The success of digital radio has been predicted at regular intervals over the past three years by both makers of radios and backers of the technology.
By Mark Ward
BBC News Online technology correspondent
But 2003 could be the year that the technology really takes off.
So says Annika Nyberg, head of the international forum set up to drive development of the technology and tell broadcasters and listeners what it can do for them.
"The networks are there, the basic legislation is there, the frequencies and multiplexes are there and the services are there," she said.
"We are getting a wide range of receivers and prices are coming down to the point where cost is not a problem," she told BBC News Online.
Digital radio is certainly due some significant success.
The BBC turned on the UK's first digital services eight years ago and four years ago Britain's first new commercial digital radio stations took to the airwaves. In addition, 2002 saw the arrival of the first sub-£100 pound digital radios.
This is a far cry from only two years ago when prices were high and interest and awareness among the general public was low.
At that time there were only 24 digital radio stations in the UK. Now there are more than 100 and 80% of the country can receive digital radio stations.
The omens are good that 2003 will be a watershed for digital radio.
Christmas is a popular time for buying radios
Audience figures released in mid-May show that the numbers of people tuning in are growing and that many niche stations are starting to win significant numbers of listeners.
Ms Nyberg is also expecting sales of digital radios to be big at Christmas, the time of year when 80% of radios are bought.
"There is huge demand building up towards Christmas," says Ms Nyberg. "We really need those production lines to be working."
Demand for digital radio sets has risen steadily over the last 12 months. So much so that makers of sub-£100 digital radios, such as Imagination Technologies and Roberts Radio, have been unable to keep up with demand.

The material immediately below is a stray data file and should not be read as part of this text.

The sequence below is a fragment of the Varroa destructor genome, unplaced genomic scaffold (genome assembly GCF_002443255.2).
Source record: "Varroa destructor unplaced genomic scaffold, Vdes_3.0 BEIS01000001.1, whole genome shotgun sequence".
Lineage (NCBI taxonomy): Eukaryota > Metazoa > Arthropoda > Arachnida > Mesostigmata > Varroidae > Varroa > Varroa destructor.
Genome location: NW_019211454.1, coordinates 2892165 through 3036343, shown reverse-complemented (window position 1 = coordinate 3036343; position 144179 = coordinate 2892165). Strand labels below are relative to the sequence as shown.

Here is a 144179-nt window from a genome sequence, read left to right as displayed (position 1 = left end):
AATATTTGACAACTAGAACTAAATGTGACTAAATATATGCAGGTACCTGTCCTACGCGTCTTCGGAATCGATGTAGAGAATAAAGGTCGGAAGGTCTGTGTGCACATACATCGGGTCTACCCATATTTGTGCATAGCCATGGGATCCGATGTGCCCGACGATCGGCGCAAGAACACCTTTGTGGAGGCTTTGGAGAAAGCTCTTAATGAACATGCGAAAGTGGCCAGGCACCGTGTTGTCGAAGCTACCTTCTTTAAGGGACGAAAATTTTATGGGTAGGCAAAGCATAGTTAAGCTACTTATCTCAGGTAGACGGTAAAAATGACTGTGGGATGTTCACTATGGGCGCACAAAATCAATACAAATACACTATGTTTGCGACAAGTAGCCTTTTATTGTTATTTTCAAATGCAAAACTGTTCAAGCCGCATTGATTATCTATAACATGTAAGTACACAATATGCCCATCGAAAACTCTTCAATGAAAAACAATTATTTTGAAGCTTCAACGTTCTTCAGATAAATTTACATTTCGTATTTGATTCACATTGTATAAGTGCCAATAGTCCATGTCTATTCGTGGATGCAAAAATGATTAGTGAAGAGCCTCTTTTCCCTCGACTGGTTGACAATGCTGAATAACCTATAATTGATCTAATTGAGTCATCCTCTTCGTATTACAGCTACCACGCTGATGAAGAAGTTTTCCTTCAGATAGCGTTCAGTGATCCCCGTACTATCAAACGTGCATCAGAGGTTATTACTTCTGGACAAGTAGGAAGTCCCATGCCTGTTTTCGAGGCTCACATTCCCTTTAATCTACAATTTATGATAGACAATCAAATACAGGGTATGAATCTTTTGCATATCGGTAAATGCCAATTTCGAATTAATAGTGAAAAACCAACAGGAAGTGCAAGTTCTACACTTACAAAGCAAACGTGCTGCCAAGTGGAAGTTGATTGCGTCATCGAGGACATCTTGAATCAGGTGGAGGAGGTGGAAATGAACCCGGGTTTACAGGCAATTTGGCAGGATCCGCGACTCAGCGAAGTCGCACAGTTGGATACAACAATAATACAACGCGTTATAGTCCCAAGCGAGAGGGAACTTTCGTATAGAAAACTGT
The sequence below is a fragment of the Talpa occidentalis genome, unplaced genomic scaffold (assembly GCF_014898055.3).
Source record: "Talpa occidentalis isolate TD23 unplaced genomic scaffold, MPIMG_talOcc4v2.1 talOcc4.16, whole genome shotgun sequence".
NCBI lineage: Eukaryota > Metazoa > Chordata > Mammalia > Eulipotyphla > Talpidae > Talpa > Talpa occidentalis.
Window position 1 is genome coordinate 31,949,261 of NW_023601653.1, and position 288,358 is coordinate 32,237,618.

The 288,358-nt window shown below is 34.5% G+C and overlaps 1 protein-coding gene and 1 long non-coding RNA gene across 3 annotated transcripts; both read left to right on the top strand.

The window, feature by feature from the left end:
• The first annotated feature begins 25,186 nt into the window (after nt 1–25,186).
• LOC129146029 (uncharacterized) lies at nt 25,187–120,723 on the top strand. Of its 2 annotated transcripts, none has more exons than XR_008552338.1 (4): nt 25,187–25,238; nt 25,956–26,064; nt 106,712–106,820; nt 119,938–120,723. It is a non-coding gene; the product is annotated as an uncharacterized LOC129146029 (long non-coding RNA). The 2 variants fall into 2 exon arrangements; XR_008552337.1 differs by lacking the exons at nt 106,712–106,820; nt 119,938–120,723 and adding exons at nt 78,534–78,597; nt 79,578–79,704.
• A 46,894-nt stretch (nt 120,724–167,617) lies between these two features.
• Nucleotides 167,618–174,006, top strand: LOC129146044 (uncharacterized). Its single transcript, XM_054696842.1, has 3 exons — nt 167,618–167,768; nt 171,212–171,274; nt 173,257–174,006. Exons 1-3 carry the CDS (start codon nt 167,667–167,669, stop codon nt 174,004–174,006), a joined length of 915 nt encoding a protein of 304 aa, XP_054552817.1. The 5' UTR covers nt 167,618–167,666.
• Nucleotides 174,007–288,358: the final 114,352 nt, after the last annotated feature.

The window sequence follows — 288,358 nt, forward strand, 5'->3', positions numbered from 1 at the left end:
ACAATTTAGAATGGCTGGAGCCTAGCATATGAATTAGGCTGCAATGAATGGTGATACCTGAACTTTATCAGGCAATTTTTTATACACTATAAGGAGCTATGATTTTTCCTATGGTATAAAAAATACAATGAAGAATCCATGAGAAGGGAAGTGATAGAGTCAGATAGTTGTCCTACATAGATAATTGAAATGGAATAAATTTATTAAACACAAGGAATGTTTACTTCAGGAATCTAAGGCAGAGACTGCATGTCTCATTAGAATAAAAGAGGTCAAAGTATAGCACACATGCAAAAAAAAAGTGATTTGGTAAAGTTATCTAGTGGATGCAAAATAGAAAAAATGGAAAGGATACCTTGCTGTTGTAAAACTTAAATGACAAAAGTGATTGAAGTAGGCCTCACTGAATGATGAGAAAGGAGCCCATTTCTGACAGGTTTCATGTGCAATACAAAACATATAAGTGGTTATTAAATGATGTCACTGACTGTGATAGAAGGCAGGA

This has not been helped by the fact that some big manufacturers have yet to start making or selling digital radio sets.
Ms Nyberg says that Dutch electronics giant Philips is not selling a radio set of its own, even though it owns the pool of patents that define the core digital radio technology.
She feels Philips, Sony and other electronics firms are missing a huge opportunity because people who convert to digital radio rapidly become firm fans.
What has been surprising, says Ms Nyberg, is the speed with which people who own one digital radio buy another.
"They buy the first digital radio because of the new services," she says, "but they buy the second because the sound quality is so good."
Despite the growing success of digital radio, what has yet to be felt is the full impact of the technology on the existing broadcasters.
The efficiencies of digital radio means it becomes possible to divide audiences very finely and target shows and services more accurately, says Ms Nyberg.
Radios have changed with the times
Commercial broadcasters are only just beginning to work out how they can use digital radio to boost income.
Eventually conditional access models may develop which give listeners the ability to download songs or interact for a small fee.
"You already pay for radio indirectly through licence fees or advertising but you do not perceive it as paying," says Ms Nyberg.
Even mobile phone firms are considering using digital radio as a means to get music, movies and other services to so-called third-generation handsets.
"Digital radio can deliver the same sort of content they thought they could deliver through the 3G network but it does it much, much cheaper," says Ms Nyberg.
The message about digital radio seems to be coming through loud and clear.